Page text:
Small (∼15 mm) and large (∼30 mm) calcein-marked bay scallops, Argopecten irradians, held for 2, 4, and 6 wk in the laboratory under natural illumination and conditions of high and low flow rates deposited significantly more striae on the surface of the left (dark) shell valve compared with the right (light) shell valve. Small scallops deposited an average of 0.55 stria per day, 0.42 stria per day, and 0.34 stria per day, respectively, during the 2-, 4-, and 6-wk experiments, whereas large scallops had a lower frequency of stria formation (0.20 stria per day, 0.18 stria per day, and 0.17 stria per day, respectively). Striae deposition and interstria distance were highly variable among small A. irradians. No relationship in interstria distance was obvious in A. irradians that deposited the same number of striae during 6 wk (0.45 striae per day) and held under conditions of high flow rate, indicating that stria formation is not synchronous with changes in the environment. Our results demonstrate unequivocally that in, A. irradians, stria formation is nondaily and is related to shell growth rate. The largest and oldest scallops (∼30 mm and 1.4 y old) formed striae at a rate of 0.17–0.2 stria per day whereas smaller and younger fast-growing A. irradians formed between 0.34 striae per day and 0.55 stria per day—clear evidence of nondaily and nonrhythmic deposition of striae in this pectinid species. Thus, striae cannot be used as a chronological marker with which environmental conditions can be compared.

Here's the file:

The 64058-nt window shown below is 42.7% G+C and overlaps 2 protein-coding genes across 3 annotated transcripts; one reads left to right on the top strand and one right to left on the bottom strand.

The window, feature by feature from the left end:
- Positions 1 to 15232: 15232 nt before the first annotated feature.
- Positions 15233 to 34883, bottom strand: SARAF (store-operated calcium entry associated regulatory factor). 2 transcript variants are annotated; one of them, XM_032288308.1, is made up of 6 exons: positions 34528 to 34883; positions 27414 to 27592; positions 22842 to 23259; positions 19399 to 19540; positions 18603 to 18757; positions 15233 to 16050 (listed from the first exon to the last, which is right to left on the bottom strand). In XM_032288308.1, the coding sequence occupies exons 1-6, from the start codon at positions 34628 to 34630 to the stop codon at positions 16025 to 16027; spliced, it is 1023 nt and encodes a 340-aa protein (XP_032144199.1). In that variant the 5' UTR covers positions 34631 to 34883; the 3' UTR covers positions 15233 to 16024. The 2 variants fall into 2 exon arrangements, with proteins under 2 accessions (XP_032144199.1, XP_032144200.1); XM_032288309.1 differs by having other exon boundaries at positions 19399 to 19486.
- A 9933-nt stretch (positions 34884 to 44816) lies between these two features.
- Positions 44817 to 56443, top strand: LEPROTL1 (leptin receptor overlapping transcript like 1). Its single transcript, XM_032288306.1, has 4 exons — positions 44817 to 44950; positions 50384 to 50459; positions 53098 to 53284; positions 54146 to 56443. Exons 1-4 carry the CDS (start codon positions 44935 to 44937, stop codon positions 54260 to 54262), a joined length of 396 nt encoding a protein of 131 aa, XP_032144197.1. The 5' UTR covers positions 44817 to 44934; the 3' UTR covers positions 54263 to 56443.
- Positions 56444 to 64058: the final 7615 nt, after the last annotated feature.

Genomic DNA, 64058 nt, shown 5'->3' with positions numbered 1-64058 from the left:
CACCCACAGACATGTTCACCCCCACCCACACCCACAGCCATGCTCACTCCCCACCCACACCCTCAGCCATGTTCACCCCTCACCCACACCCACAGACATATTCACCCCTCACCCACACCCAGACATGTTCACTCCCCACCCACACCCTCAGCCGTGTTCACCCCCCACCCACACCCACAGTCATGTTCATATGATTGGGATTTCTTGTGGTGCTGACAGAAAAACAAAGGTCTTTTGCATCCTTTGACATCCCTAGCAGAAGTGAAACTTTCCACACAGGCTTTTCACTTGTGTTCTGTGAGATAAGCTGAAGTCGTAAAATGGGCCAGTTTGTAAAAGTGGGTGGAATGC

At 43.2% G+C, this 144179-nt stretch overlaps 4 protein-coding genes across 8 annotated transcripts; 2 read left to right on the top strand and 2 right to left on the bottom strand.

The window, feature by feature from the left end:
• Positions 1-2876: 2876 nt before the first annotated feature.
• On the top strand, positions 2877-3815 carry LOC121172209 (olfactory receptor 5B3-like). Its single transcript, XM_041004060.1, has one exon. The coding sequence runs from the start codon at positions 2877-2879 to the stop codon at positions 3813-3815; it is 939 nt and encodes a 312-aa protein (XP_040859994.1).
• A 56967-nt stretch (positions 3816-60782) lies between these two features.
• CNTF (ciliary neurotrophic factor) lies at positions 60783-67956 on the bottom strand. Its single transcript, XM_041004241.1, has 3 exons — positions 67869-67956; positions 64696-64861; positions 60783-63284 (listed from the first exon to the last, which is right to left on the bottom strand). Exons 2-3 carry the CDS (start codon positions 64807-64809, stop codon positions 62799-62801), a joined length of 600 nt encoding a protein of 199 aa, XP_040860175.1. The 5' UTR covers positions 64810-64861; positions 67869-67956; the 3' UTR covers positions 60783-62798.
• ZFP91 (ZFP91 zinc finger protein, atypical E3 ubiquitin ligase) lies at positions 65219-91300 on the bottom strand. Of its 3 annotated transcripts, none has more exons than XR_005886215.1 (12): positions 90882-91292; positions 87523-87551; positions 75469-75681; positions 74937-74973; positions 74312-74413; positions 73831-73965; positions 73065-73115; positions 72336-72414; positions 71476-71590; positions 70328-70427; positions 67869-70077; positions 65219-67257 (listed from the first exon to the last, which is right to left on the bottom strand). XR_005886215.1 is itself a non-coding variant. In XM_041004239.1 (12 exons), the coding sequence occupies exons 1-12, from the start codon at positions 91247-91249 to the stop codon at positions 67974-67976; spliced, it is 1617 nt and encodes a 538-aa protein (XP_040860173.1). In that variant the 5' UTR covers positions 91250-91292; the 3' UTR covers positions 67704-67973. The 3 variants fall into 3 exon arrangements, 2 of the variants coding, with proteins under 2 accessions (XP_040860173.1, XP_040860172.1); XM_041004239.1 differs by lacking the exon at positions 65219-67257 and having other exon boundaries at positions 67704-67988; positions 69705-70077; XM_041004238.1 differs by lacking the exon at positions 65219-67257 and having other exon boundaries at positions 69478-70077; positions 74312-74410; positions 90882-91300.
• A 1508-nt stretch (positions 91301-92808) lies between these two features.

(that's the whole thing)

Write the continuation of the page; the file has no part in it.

You have requested a machine translation of selected content from our databases. This functionality is provided solely for your convenience and is in no way intended to replace human translation. Neither BioOne nor the owners and publishers of the content make, and they explicitly disclaim, any express or implied representations or warranties of any kind, including, without limitation, representations and warranties as to the functionality of the translation feature or the accuracy or completeness of the translations.
Translations are not retained in our system. Your use of this feature and the translations is subject to all use restrictions contained in the Terms and Conditions of Use of the BioOne website.
Vol. 32 • No. 2